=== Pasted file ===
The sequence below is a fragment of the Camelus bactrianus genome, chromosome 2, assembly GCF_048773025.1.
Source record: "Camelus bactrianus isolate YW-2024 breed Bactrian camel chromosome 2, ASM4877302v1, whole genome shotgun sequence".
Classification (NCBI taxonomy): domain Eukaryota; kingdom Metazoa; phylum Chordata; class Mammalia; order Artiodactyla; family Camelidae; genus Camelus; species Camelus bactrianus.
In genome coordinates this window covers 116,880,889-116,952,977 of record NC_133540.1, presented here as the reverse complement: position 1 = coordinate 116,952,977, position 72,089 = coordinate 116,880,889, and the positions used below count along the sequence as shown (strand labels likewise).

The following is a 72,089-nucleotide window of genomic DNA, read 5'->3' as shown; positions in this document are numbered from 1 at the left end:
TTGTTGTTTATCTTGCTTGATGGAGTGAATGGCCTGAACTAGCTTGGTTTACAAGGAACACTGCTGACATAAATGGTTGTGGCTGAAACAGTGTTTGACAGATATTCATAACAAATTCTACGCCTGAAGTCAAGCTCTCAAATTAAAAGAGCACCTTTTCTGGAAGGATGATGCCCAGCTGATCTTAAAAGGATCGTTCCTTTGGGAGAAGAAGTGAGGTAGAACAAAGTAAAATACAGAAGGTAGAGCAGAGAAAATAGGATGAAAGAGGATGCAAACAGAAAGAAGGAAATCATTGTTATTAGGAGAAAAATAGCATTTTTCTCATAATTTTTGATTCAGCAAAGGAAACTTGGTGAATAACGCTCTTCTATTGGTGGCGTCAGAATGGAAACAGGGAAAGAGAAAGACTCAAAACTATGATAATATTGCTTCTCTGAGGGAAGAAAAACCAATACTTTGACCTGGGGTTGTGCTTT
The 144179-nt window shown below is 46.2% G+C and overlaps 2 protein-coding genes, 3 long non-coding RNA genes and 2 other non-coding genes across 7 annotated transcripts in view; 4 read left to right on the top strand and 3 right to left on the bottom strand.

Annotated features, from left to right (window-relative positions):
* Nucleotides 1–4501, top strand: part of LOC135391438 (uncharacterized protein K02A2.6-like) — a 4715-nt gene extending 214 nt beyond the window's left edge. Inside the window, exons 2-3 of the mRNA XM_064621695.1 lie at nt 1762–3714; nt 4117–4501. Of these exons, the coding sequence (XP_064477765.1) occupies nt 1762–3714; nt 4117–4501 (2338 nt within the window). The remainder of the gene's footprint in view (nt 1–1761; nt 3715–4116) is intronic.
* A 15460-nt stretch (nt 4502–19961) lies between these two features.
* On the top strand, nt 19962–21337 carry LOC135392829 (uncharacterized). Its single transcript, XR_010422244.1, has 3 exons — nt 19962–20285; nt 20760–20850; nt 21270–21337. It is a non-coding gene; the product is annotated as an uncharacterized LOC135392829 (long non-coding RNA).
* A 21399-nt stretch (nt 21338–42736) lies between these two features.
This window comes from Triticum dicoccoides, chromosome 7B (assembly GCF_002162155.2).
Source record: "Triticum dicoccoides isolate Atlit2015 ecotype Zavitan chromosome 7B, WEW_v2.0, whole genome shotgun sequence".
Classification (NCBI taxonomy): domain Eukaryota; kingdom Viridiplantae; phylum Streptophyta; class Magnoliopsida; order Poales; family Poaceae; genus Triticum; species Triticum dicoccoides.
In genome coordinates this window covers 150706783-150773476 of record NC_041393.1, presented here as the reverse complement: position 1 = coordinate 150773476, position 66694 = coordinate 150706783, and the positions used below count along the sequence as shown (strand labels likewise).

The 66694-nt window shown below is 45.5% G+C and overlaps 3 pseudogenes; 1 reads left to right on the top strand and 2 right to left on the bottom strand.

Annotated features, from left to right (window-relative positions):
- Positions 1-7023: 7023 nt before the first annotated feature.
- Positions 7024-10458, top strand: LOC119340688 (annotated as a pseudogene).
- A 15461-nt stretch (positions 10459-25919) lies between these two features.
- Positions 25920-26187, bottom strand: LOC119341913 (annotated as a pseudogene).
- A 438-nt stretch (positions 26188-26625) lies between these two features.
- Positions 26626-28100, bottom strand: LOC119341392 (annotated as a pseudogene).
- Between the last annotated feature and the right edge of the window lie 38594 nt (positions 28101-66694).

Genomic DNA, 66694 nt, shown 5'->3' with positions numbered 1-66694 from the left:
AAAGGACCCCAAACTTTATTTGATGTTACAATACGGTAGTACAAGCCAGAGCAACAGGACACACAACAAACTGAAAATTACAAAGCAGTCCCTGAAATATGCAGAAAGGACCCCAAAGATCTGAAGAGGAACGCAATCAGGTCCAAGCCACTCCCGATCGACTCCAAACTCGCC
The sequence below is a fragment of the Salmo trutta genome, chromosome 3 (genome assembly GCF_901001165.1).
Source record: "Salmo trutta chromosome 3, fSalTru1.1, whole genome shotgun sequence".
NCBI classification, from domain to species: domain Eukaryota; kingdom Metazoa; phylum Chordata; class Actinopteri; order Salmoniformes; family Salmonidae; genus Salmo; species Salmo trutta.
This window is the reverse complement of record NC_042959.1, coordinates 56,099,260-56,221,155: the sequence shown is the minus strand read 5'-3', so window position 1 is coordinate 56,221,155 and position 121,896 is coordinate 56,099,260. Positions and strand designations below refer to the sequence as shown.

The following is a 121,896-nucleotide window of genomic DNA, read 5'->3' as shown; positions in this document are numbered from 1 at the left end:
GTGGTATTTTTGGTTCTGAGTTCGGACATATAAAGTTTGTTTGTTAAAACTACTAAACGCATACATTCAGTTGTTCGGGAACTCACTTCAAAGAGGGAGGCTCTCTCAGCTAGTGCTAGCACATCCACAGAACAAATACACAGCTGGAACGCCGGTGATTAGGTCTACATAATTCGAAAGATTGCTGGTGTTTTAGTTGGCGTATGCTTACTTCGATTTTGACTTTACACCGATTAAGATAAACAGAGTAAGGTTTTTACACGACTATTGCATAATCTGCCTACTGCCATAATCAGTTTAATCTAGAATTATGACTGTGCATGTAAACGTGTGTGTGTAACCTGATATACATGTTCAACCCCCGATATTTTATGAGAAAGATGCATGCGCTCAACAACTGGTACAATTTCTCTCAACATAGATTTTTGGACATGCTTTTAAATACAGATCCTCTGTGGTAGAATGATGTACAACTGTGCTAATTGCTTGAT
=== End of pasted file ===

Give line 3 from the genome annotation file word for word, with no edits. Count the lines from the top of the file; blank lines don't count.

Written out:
Classification (NCBI taxonomy): domain Eukaryota; kingdom Metazoa; phylum Chordata; class Mammalia; order Artiodactyla; family Camelidae; genus Camelus; species Camelus bactrianus.